See the gospel!
Respond with love of Christ!
This love of Christ will result in the loving of the church!

Let us respond to the gospel by pouring out our lives for Christ’s church!

Friday, September 27, 2013

When God's People Fail

What do we do when we fail? Does God want us to wallow in our guilt? When we sin - when we mess up really big - we sometimes think that we should feel the filth of our shame for awhile. This is penance for our sin, right? So in our minds we have an angry God telling us that we've not felt guilty for long enough...we have at least ten more minutes of shame...and THEN we can be forgiven.

There is a very encouraging word for the people of God in 1 Samuel 12. God's covenant people, Israel, have sinned. They have rejected God as their King and have asked for a man-king so they could be like all the other nations (1 Sam 8:20). By the way, the whole point was that Israel NOT be like all the other nations! God gives them Saul as king, and Samuel the prophet stands up to address Israel. In Samuel's words we learn much about what to do when God's people fail.

Acknowledge Our Sin

First, we learn that we must own up to our sin. Don't try to sweep it under the rug. We must admit our guilt. Samuel told the gathered congregation of Israel, "...your wickedness is great, which you have done in the sight of the LORD, in asking for yourselves a king" (1 Sam 12:17b). The people agreed (after God backed up Samuel's words with a sign - thunder and rain!): "Pray for your servants to the LORD your God, that we may not die, for we have added to all our sins this evil, to ask for ourselves a king" (12:19 ESV).

When God's people fail, the very first thing we must do is admit our sin, confess our sin to God and repent. We must not water down the truth of our failure by using words that make it sound a little better than it actually is. Call the thing what it is. Samuel said, "your wickedness is great." The people understood that they deserved to die by sinning against the holy God, and referred to their failure as 'evil.'

We acknowledge our sin. But we do not stay in this place!

From Failure Go Forward In Faith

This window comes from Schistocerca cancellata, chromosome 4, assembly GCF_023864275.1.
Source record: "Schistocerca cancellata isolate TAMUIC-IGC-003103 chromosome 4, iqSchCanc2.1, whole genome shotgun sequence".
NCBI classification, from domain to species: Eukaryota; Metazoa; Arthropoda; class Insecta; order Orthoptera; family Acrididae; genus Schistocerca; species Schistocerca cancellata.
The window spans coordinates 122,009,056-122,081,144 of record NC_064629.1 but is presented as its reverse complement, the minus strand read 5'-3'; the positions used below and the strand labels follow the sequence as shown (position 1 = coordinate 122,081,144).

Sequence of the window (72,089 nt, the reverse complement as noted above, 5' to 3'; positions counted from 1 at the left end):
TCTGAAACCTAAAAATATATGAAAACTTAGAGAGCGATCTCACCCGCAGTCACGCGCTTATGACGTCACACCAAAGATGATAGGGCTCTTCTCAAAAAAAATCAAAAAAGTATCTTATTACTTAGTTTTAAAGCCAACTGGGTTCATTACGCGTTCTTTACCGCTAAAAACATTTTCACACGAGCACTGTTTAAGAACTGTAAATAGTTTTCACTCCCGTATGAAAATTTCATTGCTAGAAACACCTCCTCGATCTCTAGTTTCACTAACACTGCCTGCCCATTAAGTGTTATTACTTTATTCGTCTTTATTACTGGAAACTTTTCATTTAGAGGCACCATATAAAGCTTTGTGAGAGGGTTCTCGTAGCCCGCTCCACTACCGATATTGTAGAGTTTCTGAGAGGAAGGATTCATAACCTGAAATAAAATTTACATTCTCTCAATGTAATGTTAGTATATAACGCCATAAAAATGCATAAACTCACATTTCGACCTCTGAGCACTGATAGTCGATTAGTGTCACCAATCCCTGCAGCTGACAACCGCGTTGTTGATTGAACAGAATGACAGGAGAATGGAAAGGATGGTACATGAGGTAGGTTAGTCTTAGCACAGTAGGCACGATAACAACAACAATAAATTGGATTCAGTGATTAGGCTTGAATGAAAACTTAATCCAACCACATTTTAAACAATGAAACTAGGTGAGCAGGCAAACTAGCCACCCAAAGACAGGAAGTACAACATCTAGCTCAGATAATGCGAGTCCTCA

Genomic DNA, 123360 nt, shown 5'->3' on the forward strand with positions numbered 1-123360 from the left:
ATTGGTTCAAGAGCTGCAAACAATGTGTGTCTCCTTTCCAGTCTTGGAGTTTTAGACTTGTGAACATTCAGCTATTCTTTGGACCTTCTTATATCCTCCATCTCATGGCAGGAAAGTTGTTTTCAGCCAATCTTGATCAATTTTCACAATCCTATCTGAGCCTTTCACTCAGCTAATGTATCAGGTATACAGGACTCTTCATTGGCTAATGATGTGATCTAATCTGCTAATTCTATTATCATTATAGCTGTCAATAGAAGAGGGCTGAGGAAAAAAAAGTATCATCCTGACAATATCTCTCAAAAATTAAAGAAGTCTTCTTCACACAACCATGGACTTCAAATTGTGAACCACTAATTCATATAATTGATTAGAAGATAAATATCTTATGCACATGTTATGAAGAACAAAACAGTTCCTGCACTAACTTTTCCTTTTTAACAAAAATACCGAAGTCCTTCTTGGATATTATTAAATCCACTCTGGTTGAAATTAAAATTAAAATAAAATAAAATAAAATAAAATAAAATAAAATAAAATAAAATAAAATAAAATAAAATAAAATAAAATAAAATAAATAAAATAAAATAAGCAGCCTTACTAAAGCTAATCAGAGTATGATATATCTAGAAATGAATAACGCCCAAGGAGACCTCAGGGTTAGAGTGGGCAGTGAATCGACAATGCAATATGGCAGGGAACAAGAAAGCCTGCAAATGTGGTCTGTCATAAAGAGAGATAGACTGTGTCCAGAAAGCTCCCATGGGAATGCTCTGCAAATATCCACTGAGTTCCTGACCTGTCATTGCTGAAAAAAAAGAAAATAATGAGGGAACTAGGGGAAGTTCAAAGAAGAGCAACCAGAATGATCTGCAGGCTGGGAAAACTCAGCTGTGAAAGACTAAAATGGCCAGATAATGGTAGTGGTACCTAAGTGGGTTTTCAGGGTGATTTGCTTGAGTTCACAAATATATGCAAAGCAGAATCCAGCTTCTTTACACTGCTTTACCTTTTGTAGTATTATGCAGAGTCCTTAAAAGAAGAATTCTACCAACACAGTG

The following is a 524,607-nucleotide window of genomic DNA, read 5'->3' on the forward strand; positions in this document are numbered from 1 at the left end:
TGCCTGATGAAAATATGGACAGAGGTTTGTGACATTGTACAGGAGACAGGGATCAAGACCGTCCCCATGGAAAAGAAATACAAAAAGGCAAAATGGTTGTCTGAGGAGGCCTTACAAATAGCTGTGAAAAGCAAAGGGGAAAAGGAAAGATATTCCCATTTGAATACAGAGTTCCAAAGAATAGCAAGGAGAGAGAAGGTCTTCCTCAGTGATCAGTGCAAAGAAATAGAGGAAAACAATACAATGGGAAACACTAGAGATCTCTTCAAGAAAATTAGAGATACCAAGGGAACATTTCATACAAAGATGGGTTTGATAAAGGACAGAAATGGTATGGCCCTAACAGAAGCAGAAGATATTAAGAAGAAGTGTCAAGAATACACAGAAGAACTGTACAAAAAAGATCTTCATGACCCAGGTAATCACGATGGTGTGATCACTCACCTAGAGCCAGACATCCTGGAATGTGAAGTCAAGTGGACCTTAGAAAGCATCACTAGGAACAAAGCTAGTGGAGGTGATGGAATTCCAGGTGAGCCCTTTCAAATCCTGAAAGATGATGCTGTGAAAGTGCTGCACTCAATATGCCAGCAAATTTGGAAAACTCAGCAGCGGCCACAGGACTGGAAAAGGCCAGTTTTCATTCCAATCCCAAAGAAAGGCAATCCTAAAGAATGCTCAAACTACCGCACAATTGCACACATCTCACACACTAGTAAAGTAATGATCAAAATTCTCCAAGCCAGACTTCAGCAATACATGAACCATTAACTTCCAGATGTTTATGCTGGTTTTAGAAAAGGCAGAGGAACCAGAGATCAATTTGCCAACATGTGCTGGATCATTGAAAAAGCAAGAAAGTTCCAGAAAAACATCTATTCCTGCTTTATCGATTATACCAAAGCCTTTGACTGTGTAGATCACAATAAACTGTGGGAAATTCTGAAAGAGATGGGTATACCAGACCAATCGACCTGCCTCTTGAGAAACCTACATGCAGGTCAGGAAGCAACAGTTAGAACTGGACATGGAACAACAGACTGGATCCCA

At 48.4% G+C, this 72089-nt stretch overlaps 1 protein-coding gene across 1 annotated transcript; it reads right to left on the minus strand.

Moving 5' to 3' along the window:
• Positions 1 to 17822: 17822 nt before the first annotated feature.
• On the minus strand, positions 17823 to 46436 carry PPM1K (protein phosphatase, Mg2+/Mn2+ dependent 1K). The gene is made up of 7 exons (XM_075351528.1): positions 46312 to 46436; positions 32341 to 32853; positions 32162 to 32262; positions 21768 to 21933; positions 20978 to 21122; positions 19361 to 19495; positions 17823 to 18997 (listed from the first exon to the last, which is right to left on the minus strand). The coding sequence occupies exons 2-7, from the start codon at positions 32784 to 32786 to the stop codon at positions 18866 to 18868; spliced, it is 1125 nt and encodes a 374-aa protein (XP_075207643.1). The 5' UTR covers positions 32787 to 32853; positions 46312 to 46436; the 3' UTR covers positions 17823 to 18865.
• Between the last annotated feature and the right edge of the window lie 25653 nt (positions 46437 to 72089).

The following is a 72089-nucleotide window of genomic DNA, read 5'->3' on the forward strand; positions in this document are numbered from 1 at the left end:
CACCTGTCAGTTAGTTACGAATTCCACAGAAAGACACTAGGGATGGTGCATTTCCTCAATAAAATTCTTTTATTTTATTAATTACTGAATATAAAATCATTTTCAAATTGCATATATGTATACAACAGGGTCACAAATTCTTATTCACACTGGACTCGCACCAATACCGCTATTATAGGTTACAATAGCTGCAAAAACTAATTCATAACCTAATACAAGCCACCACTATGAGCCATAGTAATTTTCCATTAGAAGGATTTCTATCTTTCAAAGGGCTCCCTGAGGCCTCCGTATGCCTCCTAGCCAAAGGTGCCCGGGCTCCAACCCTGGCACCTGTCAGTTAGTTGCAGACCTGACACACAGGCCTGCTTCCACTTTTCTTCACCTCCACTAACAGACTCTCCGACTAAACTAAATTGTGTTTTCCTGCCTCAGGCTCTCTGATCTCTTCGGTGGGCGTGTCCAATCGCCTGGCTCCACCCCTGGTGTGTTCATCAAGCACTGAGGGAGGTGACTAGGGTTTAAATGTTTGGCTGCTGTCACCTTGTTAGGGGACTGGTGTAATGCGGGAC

Samuel told the people:
Do not be afraid; you have done all this evil. Yet do not turn aside from following the LORD, but serve the LORD with all your heart. 1 Samuel 12:20 (ESV)
Once again Samuel acknowledged the people's sin. "You have done all this evil." Yet, this is not the final word! Samuel also said, "Do not be afraid." Admit your sin. But do not despair! With the Lord, their is grace and mercy for his people!

Samuel told Israel to go forward in faith from their failure. Don't wait until you've felt guilty for long enough (Dale Ralph Davis). Repent and then go forward in faith. Look back to the Lord and begin to walk in faithfulness to him "with all your heart."

Sometimes when we fall into sin we face the temptation to just give up. Samuel addressed this temptation. "Yet do not turn aside from following the LORD..." Yes, you have sinned. You've messed up BIG. But do not add to this by giving up, by turning from God. Repent and believe and move forward.

Embrace God's Grace

Samuel continues, warning Israel not to use their failure as a turning point to go after false gods:
And do not turn aside after empty things that cannot profit or deliver, for they are empty. 1 Samuel 12:22 (ESV)
No god can satisfy but the Lord! Do not let failure tempt you to run to something else for consolation. Other gods are 'empty.' They cannot 'profit or deliver.' Admit your guilt and then run to the Lord!

Remember God's Faithfulness

Finally, Samuel reminds Israel of great truth that will fill them with hope:
For the LORD will not forsake his people, for his great name's sake, because it has pleased the LORD to make you a people for himself. I Samuel 1:23 (ESV)